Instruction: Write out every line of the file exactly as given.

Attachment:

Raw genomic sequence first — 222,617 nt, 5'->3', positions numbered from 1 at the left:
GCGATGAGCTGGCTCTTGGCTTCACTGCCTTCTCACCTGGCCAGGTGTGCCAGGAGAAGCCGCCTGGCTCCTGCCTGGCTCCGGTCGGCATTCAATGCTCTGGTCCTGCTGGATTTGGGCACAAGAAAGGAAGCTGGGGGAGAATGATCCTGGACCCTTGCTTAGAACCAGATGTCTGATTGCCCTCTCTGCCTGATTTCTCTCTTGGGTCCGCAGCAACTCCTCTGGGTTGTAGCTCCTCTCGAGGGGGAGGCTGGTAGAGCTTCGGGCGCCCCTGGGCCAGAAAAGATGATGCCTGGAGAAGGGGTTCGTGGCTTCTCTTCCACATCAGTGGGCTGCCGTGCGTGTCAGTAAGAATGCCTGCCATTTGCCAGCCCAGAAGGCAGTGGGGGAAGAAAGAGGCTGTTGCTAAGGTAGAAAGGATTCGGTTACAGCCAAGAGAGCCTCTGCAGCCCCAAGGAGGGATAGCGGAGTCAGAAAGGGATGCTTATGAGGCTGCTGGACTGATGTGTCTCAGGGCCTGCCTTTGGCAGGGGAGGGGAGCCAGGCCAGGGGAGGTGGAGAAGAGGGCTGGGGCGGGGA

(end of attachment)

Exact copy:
Raw genomic sequence first — 222,617 nt, 5'->3', positions numbered from 1 at the left:
GCGATGAGCTGGCTCTTGGCTTCACTGCCTTCTCACCTGGCCAGGTGTGCCAGGAGAAGCCGCCTGGCTCCTGCCTGGCTCCGGTCGGCATTCAATGCTCTGGTCCTGCTGGATTTGGGCACAAGAAAGGAAGCTGGGGGAGAATGATCCTGGACCCTTGCTTAGAACCAGATGTCTGATTGCCCTCTCTGCCTGATTTCTCTCTTGGGTCCGCAGCAACTCCTCTGGGTTGTAGCTCCTCTCGAGGGGGAGGCTGGTAGAGCTTCGGGCGCCCCTGGGCCAGAAAAGATGATGCCTGGAGAAGGGGTTCGTGGCTTCTCTTCCACATCAGTGGGCTGCCGTGCGTGTCAGTAAGAATGCCTGCCATTTGCCAGCCCAGAAGGCAGTGGGGGAAGAAAGAGGCTGTTGCTAAGGTAGAAAGGATTCGGTTACAGCCAAGAGAGCCTCTGCAGCCCCAAGGAGGGATAGCGGAGTCAGAAAGGGATGCTTATGAGGCTGCTGGACTGATGTGTCTCAGGGCCTGCCTTTGGCAGGGGAGGGGAGCCAGGCCAGGGGAGGTGGAGAAGAGGGCTGGGGCGGGGA